US Army Glider Badge

  • Medals And Decoration
  • 1 min

By Crusader1307

The US Army's Glider Badge was a Skills Qualification Device, worn on the uniforms of those who qualified as Glider Pilots, during World War II. The Device was first worn in 1944 and was issued until 1951. The Glider, as we have seen – was a wooden and light metal Aircraft, which was considered a Towed Platform (via a powered Aircraft, by cable). The Plane's aerodynamic properties made it lighter than air. Steered to a target by a Pilot (who also could adjust for altitude), The Glider would be then landed (depositing it's Troop Cargo). Great skill was needed in landing, with many fatalities being recorded. The Glider landings were often seen as ''trying to land a brick falling from the air''.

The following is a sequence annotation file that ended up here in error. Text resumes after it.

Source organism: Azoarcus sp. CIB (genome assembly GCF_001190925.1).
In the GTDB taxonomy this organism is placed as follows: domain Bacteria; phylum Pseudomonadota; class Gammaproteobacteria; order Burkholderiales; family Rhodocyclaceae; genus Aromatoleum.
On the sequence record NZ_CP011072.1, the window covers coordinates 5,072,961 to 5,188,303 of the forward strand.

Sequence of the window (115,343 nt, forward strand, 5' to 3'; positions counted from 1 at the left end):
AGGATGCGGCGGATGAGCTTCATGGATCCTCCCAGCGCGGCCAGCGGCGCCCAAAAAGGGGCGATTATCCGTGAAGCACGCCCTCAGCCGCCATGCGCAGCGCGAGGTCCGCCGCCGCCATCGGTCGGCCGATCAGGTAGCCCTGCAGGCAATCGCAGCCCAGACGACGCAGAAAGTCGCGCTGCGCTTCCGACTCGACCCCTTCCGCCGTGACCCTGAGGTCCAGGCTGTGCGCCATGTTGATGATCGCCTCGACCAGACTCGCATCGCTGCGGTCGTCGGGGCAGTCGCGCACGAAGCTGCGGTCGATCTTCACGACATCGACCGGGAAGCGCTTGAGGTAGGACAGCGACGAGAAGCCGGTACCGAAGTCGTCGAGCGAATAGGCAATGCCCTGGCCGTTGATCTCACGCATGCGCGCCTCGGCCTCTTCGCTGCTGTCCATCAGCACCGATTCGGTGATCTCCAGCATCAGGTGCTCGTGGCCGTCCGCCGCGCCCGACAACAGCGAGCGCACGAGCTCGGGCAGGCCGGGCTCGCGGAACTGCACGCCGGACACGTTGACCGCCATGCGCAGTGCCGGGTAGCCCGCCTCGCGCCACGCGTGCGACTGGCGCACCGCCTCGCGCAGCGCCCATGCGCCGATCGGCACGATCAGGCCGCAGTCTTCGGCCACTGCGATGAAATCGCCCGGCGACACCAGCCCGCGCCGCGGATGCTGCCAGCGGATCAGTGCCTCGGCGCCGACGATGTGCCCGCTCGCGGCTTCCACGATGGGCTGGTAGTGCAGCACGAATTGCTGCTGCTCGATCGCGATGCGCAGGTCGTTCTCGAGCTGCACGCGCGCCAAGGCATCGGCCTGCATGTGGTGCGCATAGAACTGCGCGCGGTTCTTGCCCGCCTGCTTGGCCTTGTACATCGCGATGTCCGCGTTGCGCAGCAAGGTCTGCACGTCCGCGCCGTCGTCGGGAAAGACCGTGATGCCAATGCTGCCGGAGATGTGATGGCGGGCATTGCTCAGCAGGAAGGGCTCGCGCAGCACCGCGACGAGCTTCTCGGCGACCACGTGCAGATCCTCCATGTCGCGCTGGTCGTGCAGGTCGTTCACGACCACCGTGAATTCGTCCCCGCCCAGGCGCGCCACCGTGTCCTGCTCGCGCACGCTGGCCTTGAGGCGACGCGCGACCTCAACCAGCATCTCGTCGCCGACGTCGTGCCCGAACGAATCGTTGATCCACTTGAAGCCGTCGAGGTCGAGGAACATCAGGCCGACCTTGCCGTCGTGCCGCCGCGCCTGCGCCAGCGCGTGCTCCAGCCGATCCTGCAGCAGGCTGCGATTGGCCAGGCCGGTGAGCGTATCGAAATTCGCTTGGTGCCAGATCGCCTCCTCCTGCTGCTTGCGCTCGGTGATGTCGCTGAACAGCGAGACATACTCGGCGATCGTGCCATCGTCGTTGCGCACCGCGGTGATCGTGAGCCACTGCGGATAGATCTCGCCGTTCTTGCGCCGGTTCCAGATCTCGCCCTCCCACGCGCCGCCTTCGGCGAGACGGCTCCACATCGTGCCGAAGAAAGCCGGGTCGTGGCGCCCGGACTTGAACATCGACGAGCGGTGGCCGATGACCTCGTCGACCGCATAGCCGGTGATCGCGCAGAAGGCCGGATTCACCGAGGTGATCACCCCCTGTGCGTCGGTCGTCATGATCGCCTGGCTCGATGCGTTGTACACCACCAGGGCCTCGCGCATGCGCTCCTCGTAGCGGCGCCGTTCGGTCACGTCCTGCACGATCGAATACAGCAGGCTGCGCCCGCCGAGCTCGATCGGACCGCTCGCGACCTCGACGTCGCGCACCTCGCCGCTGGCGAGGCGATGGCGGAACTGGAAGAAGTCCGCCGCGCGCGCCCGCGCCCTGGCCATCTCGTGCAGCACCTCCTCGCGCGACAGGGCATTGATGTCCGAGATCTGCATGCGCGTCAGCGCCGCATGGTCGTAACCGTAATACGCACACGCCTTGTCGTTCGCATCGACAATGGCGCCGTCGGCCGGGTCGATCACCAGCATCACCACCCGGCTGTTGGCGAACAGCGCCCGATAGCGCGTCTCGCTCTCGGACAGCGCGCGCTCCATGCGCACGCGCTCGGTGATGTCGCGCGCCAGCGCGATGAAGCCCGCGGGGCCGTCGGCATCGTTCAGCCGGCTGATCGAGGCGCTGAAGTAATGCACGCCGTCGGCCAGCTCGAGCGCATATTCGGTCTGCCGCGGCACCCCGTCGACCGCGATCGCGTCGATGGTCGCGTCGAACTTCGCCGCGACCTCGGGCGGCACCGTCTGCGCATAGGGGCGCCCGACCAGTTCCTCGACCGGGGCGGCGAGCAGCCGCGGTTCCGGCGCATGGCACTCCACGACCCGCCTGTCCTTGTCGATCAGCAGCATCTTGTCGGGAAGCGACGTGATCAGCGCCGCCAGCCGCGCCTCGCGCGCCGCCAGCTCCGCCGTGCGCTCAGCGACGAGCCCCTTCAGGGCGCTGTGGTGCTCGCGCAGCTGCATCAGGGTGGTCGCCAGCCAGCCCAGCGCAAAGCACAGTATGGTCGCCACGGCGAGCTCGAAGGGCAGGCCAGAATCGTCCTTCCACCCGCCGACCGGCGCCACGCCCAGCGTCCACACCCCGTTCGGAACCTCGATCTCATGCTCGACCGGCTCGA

Training in Glider Piloting was 5-weeks long and was conducted at Fort Benning, Georgia beginning in 1944. It was part of the established Paratrooper School (later Airborne), and would operate until 1949. The overall use of Glider's in combat was discontinued in the early 1950s (but those who had earned the Device were allowed to wear it thereafter).


The Device was a silver Gilt design which featured a pair of stretched Wings. Into the center of The Device was placed the frontal image of a 1940s Glider Aircraft. Often, a Cloth colored Patch (called a Flash) – was attached to The Device, to denote the Command that The Glider Pilot was assigned. Conversely, a Sidecap Patch (which featured a Parachute with a Glider Plane), was often worn by Glider Pilots. This Patch would remain as part of The traditional US Army Airborne Uniform until the 1990s.